We've already discussed the $$\ce{sp^2}$$ case where the preferred 120 degree angle is found in benzene which exists as a hexagonal structure. $$\ce{sp}$$ hybridized carbon is most stable when the X-C($$\ce{sp}$$)-X bond angle is 180 degrees. Clearly small or medium size rings comprised solely of $$\ce{sp}$$ hybridized carbon cannot exist as stable entities. In the case of $$\ce{sp^3}$$ hybridized carbon, the closer we get to the ideal tetrahedral angle (an angle whose cosine = -1/3, ca. 109.47 degrees) the lower the energy of the molecule. We've already mentioned cyclohexane and while it's C-C-C angle is close to the ideal tetrahedral angle, it is not exactly the tetrahedral angle (because each of its carbon atoms does not exist in a perfect tetrahedral environment). If we fuse a few more cyclohexane rings onto cyclohexane, we can produce the molecule adamantane with 4 cyclohexane faces all in the chair geometry.

There is less strain energy in adamantane (per carbon) than in cyclohexane. The geometry at each carbon atom is closer to the ideal tetrahedral geometry, but still not quite there. How can we further elaborate adamantane into a ring system where all carbons have the ideal tetrahedral angle? Does adamantane look vaguely familiar? By continuing to add more and more cyclohexane rings we build the following ring structure...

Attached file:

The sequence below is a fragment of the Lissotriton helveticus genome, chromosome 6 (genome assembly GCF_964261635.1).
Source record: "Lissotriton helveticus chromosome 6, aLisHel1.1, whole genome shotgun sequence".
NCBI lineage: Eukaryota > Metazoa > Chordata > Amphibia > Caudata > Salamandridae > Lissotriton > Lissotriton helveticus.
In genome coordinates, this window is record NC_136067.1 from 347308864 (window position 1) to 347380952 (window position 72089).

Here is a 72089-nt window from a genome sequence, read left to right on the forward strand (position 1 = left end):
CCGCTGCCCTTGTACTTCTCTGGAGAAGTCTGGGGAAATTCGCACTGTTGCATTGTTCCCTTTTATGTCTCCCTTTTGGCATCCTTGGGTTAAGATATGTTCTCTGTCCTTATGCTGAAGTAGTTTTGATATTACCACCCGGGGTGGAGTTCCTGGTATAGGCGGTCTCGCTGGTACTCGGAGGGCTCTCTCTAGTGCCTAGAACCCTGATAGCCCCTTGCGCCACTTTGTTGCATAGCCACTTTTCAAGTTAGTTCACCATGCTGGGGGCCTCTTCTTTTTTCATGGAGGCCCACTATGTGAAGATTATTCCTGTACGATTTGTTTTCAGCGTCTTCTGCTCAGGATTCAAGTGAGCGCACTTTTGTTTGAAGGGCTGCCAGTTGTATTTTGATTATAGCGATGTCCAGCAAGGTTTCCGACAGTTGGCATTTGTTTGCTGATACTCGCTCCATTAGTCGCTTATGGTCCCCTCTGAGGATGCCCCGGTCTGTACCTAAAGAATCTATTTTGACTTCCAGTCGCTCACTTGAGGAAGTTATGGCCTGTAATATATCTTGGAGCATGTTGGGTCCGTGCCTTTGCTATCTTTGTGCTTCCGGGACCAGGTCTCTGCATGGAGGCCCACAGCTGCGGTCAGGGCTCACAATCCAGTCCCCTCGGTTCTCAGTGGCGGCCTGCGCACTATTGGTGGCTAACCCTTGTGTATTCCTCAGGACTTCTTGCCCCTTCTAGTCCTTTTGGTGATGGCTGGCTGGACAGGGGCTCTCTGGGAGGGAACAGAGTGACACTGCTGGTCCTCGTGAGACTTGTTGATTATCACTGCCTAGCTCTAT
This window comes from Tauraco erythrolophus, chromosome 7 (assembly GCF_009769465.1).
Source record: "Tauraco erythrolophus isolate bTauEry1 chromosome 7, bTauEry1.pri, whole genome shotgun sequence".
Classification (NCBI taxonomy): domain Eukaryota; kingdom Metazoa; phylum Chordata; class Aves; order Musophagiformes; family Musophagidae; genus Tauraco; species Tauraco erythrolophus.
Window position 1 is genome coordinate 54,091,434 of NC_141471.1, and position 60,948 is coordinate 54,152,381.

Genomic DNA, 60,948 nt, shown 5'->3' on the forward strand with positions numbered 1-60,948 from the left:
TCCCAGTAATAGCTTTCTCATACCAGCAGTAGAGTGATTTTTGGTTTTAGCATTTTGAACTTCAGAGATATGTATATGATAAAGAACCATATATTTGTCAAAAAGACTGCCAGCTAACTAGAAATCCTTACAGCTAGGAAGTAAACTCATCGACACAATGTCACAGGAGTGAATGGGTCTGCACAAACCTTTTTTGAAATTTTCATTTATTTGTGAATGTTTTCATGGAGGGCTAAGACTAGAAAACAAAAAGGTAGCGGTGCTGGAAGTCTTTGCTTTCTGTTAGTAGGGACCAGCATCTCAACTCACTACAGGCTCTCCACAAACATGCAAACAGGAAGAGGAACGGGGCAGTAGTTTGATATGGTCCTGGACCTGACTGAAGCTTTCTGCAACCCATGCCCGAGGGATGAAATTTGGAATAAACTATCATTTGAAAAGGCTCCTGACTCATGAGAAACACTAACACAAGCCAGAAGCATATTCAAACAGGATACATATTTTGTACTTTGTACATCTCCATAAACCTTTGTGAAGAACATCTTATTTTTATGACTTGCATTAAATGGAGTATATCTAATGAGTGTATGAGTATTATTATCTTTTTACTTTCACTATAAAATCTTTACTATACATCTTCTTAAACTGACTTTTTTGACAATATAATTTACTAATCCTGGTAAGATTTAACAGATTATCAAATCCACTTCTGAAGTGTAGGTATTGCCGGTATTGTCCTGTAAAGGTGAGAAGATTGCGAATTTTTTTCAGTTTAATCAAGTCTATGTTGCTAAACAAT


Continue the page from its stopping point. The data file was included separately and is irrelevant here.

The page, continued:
... Diamond, where all of the $$\ce{sp^3}$$ carbon atoms are in the ideal tetrahedral environment, an extremely stable arrangement.

EDIT: response to OPs comment

So, the lesser energy state must be the reason that after six number of atoms, five is the common one, right?

Kinda. Here's a table showing estimated ring strains for saturated hydrocarbon rings of various sizes.

[Image source Also, see this link for a discussion about why the ring strain for cycloheptadecane (-3.4 Kcal/mol) is suspect and probably should be higher.]

5- and 7-membered saturated hydrocarbon rings have similar strain energies, yet 5-membered rings are more common. We must consider the free energy of the process, enthalpy and entropy changes. In addition to strain (an enthalpic factor) we must also consider entropy. In ring forming reactions it is entropically more difficult for a 7-membered chain to bring both ends together for closure to a ring, then it would be for a smaller 5-membered chain.